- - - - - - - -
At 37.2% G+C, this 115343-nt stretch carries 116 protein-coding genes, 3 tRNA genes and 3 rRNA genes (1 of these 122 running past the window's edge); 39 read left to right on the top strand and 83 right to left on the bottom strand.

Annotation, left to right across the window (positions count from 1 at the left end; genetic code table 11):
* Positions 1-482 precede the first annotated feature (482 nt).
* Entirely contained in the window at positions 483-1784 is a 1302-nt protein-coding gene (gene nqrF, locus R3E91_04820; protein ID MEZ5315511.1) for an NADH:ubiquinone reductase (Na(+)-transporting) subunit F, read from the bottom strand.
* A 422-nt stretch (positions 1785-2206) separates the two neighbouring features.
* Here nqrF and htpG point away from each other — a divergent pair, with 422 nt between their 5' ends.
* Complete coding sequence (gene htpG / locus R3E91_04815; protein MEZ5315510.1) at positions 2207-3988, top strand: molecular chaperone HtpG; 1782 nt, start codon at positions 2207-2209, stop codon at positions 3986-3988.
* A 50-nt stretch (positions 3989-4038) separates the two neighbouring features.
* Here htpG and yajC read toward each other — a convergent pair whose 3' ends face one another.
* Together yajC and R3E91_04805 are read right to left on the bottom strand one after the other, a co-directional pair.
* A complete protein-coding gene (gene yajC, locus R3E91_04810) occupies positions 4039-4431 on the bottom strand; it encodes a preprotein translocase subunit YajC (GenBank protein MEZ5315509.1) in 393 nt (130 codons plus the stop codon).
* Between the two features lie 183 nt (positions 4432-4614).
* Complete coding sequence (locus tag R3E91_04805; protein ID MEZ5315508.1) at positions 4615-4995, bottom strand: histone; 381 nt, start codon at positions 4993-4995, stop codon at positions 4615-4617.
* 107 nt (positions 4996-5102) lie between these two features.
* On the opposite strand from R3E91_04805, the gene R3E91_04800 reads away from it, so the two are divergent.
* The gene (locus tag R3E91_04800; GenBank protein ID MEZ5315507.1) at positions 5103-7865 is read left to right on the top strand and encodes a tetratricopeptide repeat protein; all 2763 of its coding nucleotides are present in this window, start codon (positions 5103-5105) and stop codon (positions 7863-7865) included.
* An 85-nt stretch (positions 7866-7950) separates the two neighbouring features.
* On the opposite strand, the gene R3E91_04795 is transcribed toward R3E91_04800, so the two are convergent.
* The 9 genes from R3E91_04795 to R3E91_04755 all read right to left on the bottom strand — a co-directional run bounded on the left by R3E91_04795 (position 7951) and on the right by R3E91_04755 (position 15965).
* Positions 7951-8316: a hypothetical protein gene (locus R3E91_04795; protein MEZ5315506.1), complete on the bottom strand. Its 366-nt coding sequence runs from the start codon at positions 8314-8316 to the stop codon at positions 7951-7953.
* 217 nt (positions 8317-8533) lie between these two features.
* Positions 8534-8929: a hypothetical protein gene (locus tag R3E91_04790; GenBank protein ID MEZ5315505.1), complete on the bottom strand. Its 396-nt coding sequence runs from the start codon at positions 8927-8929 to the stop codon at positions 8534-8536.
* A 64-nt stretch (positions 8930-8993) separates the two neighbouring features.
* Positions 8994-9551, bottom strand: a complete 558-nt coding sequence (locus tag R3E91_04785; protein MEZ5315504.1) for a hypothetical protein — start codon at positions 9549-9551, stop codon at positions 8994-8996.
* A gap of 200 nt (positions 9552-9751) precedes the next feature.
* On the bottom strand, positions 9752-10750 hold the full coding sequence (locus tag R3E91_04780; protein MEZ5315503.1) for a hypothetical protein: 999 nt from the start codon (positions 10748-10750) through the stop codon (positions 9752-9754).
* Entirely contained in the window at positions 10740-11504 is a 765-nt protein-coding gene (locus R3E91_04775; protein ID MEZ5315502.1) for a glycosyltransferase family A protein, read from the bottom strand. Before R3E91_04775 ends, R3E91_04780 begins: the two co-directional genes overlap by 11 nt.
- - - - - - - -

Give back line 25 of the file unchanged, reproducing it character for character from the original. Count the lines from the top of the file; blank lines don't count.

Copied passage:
* A gap of 200 nt (positions 9552-9751) precedes the next feature.